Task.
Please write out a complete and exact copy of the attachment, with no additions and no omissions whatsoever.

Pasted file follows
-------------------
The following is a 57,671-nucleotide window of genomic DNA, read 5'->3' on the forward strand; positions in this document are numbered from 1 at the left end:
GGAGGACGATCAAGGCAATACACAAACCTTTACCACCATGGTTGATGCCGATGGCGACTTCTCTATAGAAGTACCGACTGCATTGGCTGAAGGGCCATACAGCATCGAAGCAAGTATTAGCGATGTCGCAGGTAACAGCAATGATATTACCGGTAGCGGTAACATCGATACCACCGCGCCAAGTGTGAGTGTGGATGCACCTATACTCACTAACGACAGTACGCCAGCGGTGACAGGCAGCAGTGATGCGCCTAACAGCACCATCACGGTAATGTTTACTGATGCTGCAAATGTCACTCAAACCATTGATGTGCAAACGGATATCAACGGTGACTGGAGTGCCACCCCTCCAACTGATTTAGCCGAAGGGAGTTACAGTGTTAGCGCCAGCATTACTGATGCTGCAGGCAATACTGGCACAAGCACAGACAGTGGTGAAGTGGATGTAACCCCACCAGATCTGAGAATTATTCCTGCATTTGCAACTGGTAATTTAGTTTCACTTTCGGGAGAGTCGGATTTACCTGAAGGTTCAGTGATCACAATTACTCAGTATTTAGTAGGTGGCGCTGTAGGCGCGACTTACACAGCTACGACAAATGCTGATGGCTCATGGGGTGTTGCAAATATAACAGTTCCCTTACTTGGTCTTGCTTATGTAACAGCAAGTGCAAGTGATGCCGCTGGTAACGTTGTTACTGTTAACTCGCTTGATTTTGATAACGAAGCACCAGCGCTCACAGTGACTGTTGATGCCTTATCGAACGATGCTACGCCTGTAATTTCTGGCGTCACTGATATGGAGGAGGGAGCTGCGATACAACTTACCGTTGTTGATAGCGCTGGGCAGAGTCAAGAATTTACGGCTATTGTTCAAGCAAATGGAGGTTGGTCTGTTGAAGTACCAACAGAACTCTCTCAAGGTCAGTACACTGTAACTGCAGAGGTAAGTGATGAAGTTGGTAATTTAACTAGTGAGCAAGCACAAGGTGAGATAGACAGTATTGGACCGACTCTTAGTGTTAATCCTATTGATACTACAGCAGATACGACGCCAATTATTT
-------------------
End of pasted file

The following is a 57,671-nucleotide window of genomic DNA, read 5'->3' on the forward strand; positions in this document are numbered from 1 at the left end:
GGAGGACGATCAAGGCAATACACAAACCTTTACCACCATGGTTGATGCCGATGGCGACTTCTCTATAGAAGTACCGACTGCATTGGCTGAAGGGCCATACAGCATCGAAGCAAGTATTAGCGATGTCGCAGGTAACAGCAATGATATTACCGGTAGCGGTAACATCGATACCACCGCGCCAAGTGTGAGTGTGGATGCACCTATACTCACTAACGACAGTACGCCAGCGGTGACAGGCAGCAGTGATGCGCCTAACAGCACCATCACGGTAATGTTTACTGATGCTGCAAATGTCACTCAAACCATTGATGTGCAAACGGATATCAACGGTGACTGGAGTGCCACCCCTCCAACTGATTTAGCCGAAGGGAGTTACAGTGTTAGCGCCAGCATTACTGATGCTGCAGGCAATACTGGCACAAGCACAGACAGTGGTGAAGTGGATGTAACCCCACCAGATCTGAGAATTATTCCTGCATTTGCAACTGGTAATTTAGTTTCACTTTCGGGAGAGTCGGATTTACCTGAAGGTTCAGTGATCACAATTACTCAGTATTTAGTAGGTGGCGCTGTAGGCGCGACTTACACAGCTACGACAAATGCTGATGGCTCATGGGGTGTTGCAAATATAACAGTTCCCTTACTTGGTCTTGCTTATGTAACAGCAAGTGCAAGTGATGCCGCTGGTAACGTTGTTACTGTTAACTCGCTTGATTTTGATAACGAAGCACCAGCGCTCACAGTGACTGTTGATGCCTTATCGAACGATGCTACGCCTGTAATTTCTGGCGTCACTGATATGGAGGAGGGAGCTGCGATACAACTTACCGTTGTTGATAGCGCTGGGCAGAGTCAAGAATTTACGGCTATTGTTCAAGCAAATGGAGGTTGGTCTGTTGAAGTACCAACAGAACTCTCTCAAGGTCAGTACACTGTAACTGCAGAGGTAAGTGATGAAGTTGGTAATTTAACTAGTGAGCAAGCACAAGGTGAGATAGACAGTATTGGACCGACTCTTAGTGTTAATCCTATTGATACTACAGCAGATACGACGCCAATTATTT